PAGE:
Signal delays in PCB traces regarding crosstalk, parity mode
When a signal propagates through a medium, its propagation speed is determined by the signal carrier and surrounding media properties. The signal transmission speed in the PCB (printed circuit board) is related to the plate DK (dielectric constant), the signal mode, the coupling between the signal line and the signal line, and the winding method. As the PCB trace signal rate becomes higher and higher, the timing margin of source-synchronous signals that require higher timing becomes smaller and smaller. Therefore, it is particularly important to accurately know the impact of PCB traces on signal delay at the PCB design stage . This article analyzes the effects of DK, crosstalk, vias, and serpentine windings on signal delay based on simulation.
For the signal to work properly, it must meet certain timing requirements. As the signal rate increases, the development of digital signals has gone from a common synchronous clock to a source synchronous clock and a serial (serdes) signal. In today's consumer electronics, communication server and other industries, source synchronization and serial signals occupy a large proportion. Serial signals such as common PCIE, SAS, SATA, QPI, SFP +, XUAI, 10GBASE-KR and other signals, and source synchronous signals such as DDR signals.
The serial signal sends the data signal and the clock (CLK) signal through the encoding method at the transmitting end, and the data signal and the clock signal are obtained at the receiving end through the clock data recovery (CDR). Because the clock data travels on the same channel, the delay between the serial signal pair and the pair on the PCB is relatively low. It mainly relies on the phase-locked loop (PLL) and the clock data recovery function of the chip.
The source synchronous clock is mainly the DDR signal. In the DDR design, the DQ (data) signal refers to the DQS (data strobe) signal, the CMD (command) signal and the CTL (control) signal refer to the CLK (clock) signal. Because the rate of DQ is CMD & CTL signal rate is 2 times, so the transmission delay requirement between DQ signal and DQS signal is higher than the requirement between CMD & CTL and CLK. Currently the mainstream on the market is DDR1 / ddr2 / ddr3. ddr4 is expected to become the main design of consumer electronics in 2015. With the continuous increase of DDR signal rate, the transmission delay in DDR4 design, especially between DQ and DQS, poses higher challenges for designers.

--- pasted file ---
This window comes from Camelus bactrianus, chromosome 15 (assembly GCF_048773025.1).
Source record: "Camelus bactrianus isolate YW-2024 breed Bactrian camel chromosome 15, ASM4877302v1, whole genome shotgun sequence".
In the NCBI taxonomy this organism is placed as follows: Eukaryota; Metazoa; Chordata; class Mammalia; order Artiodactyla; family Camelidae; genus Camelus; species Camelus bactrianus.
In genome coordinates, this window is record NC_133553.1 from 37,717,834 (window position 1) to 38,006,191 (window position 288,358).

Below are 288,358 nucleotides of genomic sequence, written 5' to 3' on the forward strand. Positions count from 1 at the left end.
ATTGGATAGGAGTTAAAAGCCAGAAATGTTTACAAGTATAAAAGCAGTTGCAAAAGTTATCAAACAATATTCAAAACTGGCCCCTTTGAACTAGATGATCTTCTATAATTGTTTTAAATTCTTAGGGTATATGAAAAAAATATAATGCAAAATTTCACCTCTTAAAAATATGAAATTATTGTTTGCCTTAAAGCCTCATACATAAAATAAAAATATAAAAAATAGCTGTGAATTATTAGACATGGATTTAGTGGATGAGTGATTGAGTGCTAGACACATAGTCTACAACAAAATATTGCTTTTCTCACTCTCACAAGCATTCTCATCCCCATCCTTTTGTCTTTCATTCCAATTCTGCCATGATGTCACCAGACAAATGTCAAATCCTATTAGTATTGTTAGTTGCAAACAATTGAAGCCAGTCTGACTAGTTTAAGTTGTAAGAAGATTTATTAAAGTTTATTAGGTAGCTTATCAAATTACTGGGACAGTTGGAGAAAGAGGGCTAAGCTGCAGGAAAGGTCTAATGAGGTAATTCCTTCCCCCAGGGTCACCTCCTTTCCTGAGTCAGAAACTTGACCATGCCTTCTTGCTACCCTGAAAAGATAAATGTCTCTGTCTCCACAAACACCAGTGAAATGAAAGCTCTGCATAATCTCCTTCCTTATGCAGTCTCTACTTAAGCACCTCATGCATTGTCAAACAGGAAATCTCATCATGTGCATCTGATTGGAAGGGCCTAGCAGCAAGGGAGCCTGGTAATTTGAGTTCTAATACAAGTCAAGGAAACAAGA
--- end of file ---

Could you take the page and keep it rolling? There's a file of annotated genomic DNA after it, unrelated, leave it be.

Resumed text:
When designing a PCB, it is necessary to make some equal lengths of the source synchronization signal for timing requirements. Some design engineers have ignored that the equal length of the signal is actually a delay or equal length, or a 'time equal.'
2. Introduction to Transmission Delay
Time delay, also called time delay (TD), usually refers to the time it takes for an electromagnetic signal or an optical signal to pass through the entire transmission medium. The delay on the transmission line is the time it takes for the signal to pass through the entire transmission line.
Propagation delay, also known as propagation delay (PD), usually refers to the time delay of the transmission of electromagnetic signals or optical signals in a unit length transmission medium. It is inversely proportional (reciprocal) to the "propagation speed". The unit is "Ps / inch" or "S / m".
It can be seen from the definition that delay = propagation delay * transmission length (L)
V is the propagation speed, the unit is inch / ps or m / s
The speed of light in a vacuum (3X108 m / s)
Εr is the dielectric constant
PD is the propagation delay, and the unit is Ps / inch or s / m
TD is the delay caused by a signal passing through a transmission line of length L
L is the length of the transmission line, the unit is inch or m
It can be known from the above formula that the propagation delay mainly depends on the dielectric constant of the dielectric material, and the propagation delay depends on the dielectric constant of the dielectric material, the transmission line length, and the geometry of the transmission line cross section (the geometry determines the electric field distribution, and the electric field distribution determines Effective dielectric constant). Strictly speaking, both the delay and the delay depend on the effective dielectric constant around the conductor. In microstrip lines, the effective dielectric constant is greatly affected by the cross-sectional geometry; while crosstalk, its effective dielectric constant is greatly affected by the parity mode; the effective dielectric constant of different winding methods is affected by its winding method. influences.